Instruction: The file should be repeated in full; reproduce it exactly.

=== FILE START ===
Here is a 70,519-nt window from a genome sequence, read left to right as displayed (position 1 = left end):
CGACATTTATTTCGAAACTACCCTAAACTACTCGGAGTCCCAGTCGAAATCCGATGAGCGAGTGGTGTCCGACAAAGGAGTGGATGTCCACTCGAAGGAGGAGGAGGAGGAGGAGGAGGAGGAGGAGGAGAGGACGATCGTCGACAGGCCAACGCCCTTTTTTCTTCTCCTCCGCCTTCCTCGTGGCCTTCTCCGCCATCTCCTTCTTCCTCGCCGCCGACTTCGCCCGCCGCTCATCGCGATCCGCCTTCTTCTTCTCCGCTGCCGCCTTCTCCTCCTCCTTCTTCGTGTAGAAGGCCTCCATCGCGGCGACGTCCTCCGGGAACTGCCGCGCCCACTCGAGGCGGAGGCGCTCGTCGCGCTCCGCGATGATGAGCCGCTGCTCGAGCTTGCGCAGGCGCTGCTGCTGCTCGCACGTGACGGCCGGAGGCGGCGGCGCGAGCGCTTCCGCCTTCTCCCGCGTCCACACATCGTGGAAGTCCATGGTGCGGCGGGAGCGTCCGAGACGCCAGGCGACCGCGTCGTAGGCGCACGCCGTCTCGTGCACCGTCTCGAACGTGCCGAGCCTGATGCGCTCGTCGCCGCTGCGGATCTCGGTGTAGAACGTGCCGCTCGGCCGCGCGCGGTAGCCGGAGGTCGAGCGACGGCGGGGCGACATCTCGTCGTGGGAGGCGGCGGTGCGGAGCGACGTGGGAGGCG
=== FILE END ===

Here is a 70,519-nt window from a genome sequence, read left to right as displayed (position 1 = left end):
CGACATTTATTTCGAAACTACCCTAAACTACTCGGAGTCCCAGTCGAAATCCGATGAGCGAGTGGTGTCCGACAAAGGAGTGGATGTCCACTCGAAGGAGGAGGAGGAGGAGGAGGAGGAGGAGGAGGAGAGGACGATCGTCGACAGGCCAACGCCCTTTTTTCTTCTCCTCCGCCTTCCTCGTGGCCTTCTCCGCCATCTCCTTCTTCCTCGCCGCCGACTTCGCCCGCCGCTCATCGCGATCCGCCTTCTTCTTCTCCGCTGCCGCCTTCTCCTCCTCCTTCTTCGTGTAGAAGGCCTCCATCGCGGCGACGTCCTCCGGGAACTGCCGCGCCCACTCGAGGCGGAGGCGCTCGTCGCGCTCCGCGATGATGAGCCGCTGCTCGAGCTTGCGCAGGCGCTGCTGCTGCTCGCACGTGACGGCCGGAGGCGGCGGCGCGAGCGCTTCCGCCTTCTCCCGCGTCCACACATCGTGGAAGTCCATGGTGCGGCGGGAGCGTCCGAGACGCCAGGCGACCGCGTCGTAGGCGCACGCCGTCTCGTGCACCGTCTCGAACGTGCCGAGCCTGATGCGCTCGTCGCCGCTGCGGATCTCGGTGTAGAACGTGCCGCTCGGCCGCGCGCGGTAGCCGGAGGTCGAGCGACGGCGGGGCGACATCTCGTCGTGGGAGGCGGCGGTGCGGAGCGACGTGGGAGGCG